American Dog Tick

Image of a female American dog tick
Female American dog tick with a dime for size reference.

Need to know

  • The American dog tick is the most common tick species found in Iowa. 
  • Adults are most active from late April through May.
  • It has a wide host range feeding on both large and medium-sized mammals.
  • Protecting yourself with repellants when in tick habitat (tall grass) and check yourself, children, pets when returning indoors.

Description of American dog ticks

The American dog tick is the most common tick found in Iowa. They are a fairly large (5 mm) and females have a cream colored shiel covering the upper potions of their bodies.  Males have a mottled appearance.   

Life cycle of the American dog ticks

Like all ticks, the American dog tick goes through an egg, larva, nymph, and adult stage during its development. While they may be found throughout the year, adults are most active from late April through May. The larva, nymph, and adult stages must each have a blood meal before they can develop to the next stage.

Damage caused by American dog ticks

The American dog tick has a fairly wide host range. Adults commonly infest both large and medium-sized mammals such as dogs, cattle, deer, raccoons, and opossum. The immature stages may feed on these same hosts but prefer to infest smaller mammals such as meadow mice, squirrels, and chipmunks. All stages of the American dog tick will also feed on humans if given the opportunity.

Although they are abundant, the American dog tick is not considered to be a serious human health threat in Iowa. Specifically, they do not transmit Lyme disease. Although dog ticks do not carry Lyme disease, they are the main carrier of Rocky Mountain Spotted Fever in the Midwest states. Although this disease is relatively rare in Iowa it is important to remove ticks promptly and report properly identify any engorged tick to determine if it has the potential to carry disease.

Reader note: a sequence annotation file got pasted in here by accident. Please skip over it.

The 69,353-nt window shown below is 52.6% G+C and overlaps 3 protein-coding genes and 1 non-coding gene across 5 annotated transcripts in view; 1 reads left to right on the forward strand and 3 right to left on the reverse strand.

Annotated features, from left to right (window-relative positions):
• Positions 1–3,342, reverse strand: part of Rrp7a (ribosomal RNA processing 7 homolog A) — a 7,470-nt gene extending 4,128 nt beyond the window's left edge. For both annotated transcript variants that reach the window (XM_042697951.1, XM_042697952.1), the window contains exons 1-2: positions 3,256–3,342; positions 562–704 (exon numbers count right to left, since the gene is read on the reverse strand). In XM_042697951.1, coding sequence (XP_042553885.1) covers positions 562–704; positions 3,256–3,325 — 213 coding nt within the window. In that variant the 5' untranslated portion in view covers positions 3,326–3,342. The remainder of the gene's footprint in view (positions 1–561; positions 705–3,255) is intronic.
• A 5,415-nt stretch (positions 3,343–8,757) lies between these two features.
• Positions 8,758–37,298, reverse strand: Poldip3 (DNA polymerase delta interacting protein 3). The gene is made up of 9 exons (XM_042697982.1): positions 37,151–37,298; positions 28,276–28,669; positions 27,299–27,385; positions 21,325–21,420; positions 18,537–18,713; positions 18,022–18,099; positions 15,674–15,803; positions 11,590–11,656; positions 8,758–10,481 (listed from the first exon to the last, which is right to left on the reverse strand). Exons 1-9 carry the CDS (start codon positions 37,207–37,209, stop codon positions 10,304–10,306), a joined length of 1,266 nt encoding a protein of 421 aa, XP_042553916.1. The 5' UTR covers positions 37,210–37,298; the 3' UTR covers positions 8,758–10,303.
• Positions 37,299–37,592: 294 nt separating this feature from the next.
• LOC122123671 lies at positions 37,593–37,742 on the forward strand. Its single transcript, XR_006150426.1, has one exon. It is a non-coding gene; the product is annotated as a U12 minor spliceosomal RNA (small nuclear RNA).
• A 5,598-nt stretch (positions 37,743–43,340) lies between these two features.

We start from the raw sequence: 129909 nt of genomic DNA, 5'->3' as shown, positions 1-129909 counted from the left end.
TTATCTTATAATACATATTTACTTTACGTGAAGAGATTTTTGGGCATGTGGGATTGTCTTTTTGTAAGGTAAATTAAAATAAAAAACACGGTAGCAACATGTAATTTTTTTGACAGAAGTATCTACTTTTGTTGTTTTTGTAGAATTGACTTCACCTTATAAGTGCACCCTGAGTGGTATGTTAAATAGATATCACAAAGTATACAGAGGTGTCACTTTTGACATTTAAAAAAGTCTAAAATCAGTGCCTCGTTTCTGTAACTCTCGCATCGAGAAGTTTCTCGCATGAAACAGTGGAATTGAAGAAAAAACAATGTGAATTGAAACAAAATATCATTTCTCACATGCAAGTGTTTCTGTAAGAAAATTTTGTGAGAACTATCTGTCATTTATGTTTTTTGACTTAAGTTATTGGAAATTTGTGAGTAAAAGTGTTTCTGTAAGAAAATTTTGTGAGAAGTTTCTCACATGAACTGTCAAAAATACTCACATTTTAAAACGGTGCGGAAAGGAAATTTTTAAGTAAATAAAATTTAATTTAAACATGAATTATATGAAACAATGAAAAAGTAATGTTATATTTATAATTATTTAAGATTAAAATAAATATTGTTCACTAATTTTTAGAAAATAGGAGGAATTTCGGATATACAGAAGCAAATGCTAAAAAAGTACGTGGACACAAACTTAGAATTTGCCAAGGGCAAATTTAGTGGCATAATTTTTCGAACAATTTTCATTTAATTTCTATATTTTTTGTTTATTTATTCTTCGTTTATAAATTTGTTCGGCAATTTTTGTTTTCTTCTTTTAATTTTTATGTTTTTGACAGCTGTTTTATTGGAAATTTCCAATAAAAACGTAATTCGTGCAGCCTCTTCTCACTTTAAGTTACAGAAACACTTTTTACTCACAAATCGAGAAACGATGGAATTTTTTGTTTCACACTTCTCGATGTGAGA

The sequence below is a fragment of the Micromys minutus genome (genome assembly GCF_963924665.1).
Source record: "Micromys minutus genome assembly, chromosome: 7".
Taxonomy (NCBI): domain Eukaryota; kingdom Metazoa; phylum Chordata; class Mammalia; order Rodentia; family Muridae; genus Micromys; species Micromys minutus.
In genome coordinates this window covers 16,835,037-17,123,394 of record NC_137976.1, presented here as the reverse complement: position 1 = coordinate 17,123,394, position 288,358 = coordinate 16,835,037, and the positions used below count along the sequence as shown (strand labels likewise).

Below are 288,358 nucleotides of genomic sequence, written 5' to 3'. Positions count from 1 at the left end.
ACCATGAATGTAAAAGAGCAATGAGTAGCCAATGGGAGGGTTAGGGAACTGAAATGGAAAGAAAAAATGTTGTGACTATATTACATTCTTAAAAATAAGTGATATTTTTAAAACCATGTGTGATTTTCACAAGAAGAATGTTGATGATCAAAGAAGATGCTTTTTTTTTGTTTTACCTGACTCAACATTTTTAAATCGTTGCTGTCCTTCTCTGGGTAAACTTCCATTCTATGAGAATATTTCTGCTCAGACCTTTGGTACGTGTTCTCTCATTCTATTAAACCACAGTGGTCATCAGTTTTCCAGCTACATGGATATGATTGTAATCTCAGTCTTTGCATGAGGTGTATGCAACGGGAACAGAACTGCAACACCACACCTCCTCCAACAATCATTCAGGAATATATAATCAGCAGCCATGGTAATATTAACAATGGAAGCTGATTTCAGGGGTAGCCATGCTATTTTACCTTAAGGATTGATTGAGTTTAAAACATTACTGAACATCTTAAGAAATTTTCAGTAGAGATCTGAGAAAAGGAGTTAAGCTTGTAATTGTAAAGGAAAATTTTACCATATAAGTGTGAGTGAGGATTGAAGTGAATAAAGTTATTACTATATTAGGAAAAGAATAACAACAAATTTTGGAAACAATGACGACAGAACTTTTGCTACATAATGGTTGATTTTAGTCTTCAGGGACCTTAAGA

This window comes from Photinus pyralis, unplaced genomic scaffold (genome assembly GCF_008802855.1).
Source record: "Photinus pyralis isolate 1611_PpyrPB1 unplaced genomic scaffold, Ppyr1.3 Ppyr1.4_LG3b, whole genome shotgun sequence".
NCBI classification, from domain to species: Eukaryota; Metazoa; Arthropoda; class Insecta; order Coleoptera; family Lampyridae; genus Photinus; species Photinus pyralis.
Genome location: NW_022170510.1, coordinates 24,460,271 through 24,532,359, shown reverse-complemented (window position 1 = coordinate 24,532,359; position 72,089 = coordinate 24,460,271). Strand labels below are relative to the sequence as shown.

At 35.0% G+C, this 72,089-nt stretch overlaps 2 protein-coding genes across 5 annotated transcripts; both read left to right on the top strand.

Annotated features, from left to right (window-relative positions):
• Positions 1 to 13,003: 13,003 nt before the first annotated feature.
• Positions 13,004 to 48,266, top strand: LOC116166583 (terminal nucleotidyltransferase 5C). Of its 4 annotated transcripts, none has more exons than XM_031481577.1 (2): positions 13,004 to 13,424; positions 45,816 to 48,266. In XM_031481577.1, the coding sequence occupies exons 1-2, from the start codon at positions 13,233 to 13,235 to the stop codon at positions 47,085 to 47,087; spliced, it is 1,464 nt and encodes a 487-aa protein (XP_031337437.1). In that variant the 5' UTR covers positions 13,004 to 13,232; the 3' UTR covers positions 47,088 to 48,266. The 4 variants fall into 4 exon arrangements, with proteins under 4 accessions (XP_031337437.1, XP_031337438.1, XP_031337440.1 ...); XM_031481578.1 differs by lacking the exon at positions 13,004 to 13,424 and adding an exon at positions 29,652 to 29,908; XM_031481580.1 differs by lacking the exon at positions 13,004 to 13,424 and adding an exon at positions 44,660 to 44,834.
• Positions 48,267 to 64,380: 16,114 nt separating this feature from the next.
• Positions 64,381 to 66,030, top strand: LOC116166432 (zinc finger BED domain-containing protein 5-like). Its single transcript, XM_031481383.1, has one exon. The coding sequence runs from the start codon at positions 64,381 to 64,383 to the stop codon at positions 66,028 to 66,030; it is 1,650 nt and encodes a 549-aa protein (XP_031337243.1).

Management of American dog ticks

Control of American dog ticks in outdoor areas is extremely difficult. While several insecticides are labeled for outdoor tick control, they are usually not effective in eliminating large numbers of ticks in brushy, heavily wooded areas. There are, however, some management techniques that can discourage a buildup of ticks in these areas. Habitat modification is considered to be the most permanent approach to tick management. Since ticks must be in areas of high humidity in order to survive, they are most commonly found in grassy, brushy, wooded, and shaded areas. Therefore, reducing the humidity in these areas by keeping grass well-clipped, removing brush, and pruning trees to allow more sunlight to penetrate to the soil surface will discourage ticks from becoming established in these areas. The best approach when working or recreating in tick-infested areas is to use personal protection in the form of repellents, wear protective clothing, and carefully inspect for and promptly and safely remove any attached ticks.

How do I get a tick identified?

You can submit ticks for identification to the ISU Plant & Insect Diagnostic Clinic.  Please note that we do not test for tick-borne diseases, including Lyme's disease.  Please click here for submittal information.

Additional Resources on American dog ticks

Do you live in Iowa and have an insect you would like identified?

The Iowa State University Plant & Insect Diagnostic Clinic will identify your insect, provide information on what it eats, life cycle, and if it is a pest the best ways to manage them.  Please see our website for current forms, fees, and instructions on preserving and mailing insects.

Contact information for each state's diagnostic laboratory for U.S. residents.  If you live outside of Iowa, please do not submit a sample without contacting the Plant & Insect Diagnostic Clinic

Last reviewed:
November 2021

Links to this article are strongly encouraged, and this article may be republished without further permission if published as written and if credit is given to the author, Yard and Garden, and Iowa State University Extension and Outreach. If this article is to be used in any other manner, permission from the author is required. This article was originally published on September 12, 2016. The information contained within may not be the most current and accurate depending on when it is accessed.